This post was originally written by Jean M. Berg, General Manager of Phillip’s Interior Plants & Displays, and appeared as an article in the Spring 2017 edition of the Commercial Voice.
The American biologist and naturalist E. O. Wilson popularized the hypothesis that humans possess an innate tendency to seek connections with nature and other forms of life. Pantone confirms this thinking with their selection of “Greenery” for the color of the year!
Green matters in our world today. Without plants and the oxygen they produce we would not survive as a species. As important as that is, it isn’t just about survival! As humans we strive to improve our lives including our work environments. Biophilic design in our work place — whether a window to the outside, a fish tank or a plant in our office — affects our neurological and physiological systems in positive ways. Studies have shown that these feelings contribute to positive outcomes in our work lives and environments.
It has long been known that plants bring beauty into interior spaces. A variety of studies also conclude that a view to the outside natural world or bringing nature inside reduces stress, increases productivity, reduces absenteeism and overall improves job satisfaction. All of these translate into reduced costs and increasing profits for all sectors of business, healthcare, and retail entities.
There are three components of Biophilic Design: Nature in the Space, Natural Analogues, and Nature of the Space. Nature in the Space refers to the use of plants, water and animals in the interior environment. These direct elements produce the best biophilic impact. Natural Analogues are replication of nature in a space — whether through artwork, decor or ornamentation — that is incorporated into our surroundings. The Nature of the Space deals with how humans respond to different configurations within interior environments. We have all experienced building that are more inviting and pleasant to be in. These spaces tend to incorporate elements that connect us to the natural world. This takes conscious thought, effort, and implementation.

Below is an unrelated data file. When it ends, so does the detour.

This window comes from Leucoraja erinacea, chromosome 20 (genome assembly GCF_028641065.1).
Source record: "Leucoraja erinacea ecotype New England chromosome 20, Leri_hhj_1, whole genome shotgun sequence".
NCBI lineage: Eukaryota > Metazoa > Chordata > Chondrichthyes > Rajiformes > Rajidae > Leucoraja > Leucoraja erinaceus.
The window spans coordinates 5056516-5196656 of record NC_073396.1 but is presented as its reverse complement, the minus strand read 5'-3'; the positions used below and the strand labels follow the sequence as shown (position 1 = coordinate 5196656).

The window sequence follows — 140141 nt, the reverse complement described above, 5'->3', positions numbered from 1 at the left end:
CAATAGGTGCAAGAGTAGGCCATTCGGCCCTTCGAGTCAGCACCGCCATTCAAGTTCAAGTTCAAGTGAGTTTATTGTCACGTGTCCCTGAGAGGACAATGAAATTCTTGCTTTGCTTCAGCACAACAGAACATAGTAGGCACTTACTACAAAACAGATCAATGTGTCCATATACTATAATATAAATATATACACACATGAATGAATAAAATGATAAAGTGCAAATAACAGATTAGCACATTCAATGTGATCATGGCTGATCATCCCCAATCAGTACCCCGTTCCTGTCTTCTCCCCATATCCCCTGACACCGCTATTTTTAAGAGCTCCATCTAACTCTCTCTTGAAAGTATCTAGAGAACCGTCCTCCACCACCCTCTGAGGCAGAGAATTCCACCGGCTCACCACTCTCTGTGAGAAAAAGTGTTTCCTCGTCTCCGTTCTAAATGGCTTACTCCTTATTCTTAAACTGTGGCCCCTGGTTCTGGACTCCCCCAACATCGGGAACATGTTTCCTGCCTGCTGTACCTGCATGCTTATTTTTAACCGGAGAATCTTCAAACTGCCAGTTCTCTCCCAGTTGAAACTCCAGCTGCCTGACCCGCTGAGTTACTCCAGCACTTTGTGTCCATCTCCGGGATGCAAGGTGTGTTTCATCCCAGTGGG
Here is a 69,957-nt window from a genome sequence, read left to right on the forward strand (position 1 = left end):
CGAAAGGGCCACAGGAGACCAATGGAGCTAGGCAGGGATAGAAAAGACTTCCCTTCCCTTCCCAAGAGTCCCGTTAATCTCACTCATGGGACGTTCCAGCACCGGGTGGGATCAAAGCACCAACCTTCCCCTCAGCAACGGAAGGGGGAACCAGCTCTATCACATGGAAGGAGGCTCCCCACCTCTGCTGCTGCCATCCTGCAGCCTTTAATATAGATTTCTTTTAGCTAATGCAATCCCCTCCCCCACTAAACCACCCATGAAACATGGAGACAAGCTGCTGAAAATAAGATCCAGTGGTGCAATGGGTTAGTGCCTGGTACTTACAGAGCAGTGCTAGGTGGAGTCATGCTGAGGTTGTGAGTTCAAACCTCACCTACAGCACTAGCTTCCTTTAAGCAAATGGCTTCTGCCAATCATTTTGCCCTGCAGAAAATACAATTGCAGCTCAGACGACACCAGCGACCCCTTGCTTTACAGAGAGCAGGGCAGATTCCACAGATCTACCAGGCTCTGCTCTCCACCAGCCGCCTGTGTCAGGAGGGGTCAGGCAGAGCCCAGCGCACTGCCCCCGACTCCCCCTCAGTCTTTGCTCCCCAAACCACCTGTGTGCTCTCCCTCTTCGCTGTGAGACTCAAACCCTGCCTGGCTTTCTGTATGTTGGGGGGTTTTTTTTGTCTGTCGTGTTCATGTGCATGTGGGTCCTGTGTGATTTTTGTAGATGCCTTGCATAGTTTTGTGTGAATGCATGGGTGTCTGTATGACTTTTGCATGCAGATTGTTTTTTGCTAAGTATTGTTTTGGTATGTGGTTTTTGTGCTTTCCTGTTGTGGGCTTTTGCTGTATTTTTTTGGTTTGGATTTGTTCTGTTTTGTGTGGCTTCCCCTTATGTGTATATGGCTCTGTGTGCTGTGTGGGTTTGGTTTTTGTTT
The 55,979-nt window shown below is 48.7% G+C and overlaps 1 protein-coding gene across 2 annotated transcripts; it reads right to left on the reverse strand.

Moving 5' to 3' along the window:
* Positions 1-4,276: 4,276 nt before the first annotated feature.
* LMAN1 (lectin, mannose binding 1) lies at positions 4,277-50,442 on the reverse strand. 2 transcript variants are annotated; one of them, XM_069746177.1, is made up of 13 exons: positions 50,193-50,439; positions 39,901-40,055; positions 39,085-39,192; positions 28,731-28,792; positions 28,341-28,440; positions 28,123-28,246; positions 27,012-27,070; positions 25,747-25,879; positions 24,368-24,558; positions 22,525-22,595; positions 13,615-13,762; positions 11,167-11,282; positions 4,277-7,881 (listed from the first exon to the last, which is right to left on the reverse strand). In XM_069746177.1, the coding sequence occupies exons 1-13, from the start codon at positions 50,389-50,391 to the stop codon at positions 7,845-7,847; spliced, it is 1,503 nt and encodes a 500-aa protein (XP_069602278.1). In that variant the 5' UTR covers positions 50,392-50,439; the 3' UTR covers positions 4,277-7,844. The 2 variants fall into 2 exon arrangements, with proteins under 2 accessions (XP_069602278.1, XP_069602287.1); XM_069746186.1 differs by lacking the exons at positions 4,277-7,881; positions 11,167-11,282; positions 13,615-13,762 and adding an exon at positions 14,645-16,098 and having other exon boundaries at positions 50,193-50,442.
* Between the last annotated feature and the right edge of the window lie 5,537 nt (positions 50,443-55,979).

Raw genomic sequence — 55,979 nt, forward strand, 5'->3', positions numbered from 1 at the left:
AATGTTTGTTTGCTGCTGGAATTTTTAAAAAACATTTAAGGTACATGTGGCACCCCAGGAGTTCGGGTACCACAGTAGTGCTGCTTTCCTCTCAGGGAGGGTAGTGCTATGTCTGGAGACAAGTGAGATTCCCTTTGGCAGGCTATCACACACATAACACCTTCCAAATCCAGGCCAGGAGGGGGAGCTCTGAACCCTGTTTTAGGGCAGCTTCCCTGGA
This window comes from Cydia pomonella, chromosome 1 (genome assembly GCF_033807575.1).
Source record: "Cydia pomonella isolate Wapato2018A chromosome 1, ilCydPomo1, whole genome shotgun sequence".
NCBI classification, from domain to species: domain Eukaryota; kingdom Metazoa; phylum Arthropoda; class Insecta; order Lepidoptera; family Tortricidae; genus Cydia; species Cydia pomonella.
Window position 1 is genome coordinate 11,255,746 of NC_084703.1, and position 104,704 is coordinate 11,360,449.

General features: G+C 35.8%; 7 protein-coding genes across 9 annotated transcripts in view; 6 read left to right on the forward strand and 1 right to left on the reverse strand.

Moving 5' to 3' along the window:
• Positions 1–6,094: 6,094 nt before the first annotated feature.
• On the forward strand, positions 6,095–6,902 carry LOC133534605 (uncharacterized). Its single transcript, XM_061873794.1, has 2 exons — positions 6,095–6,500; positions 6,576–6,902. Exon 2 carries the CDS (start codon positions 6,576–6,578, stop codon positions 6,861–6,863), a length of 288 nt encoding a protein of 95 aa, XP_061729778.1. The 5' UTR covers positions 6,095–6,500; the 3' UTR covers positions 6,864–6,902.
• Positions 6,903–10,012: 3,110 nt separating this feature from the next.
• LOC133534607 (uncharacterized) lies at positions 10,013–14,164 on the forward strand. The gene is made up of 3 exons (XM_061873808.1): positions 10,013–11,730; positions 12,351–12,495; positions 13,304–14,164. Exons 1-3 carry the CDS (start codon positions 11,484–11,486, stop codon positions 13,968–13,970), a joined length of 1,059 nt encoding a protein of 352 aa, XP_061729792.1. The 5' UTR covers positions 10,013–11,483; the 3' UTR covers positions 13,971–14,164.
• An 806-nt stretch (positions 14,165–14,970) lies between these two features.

We are innately connected to nature and derive many benefits from that connection. Imagine having the opportunity to go for a walk in the woods or hiking in the mountains. These occasions rejuvenate and inspire us and these feelings of well-being are important for our long term health. These same positive results can be replicated indoors by paying attention to the environments that our employees, tenants, and visitors experience. Economic gain is the added benefit to Biophilic Design! At Phillip’s Interior Plants we are seeing a resurgence of ‘greenery’ and nature in business environments. Live green walls and preserved moss walls are especially popular and can be works of art!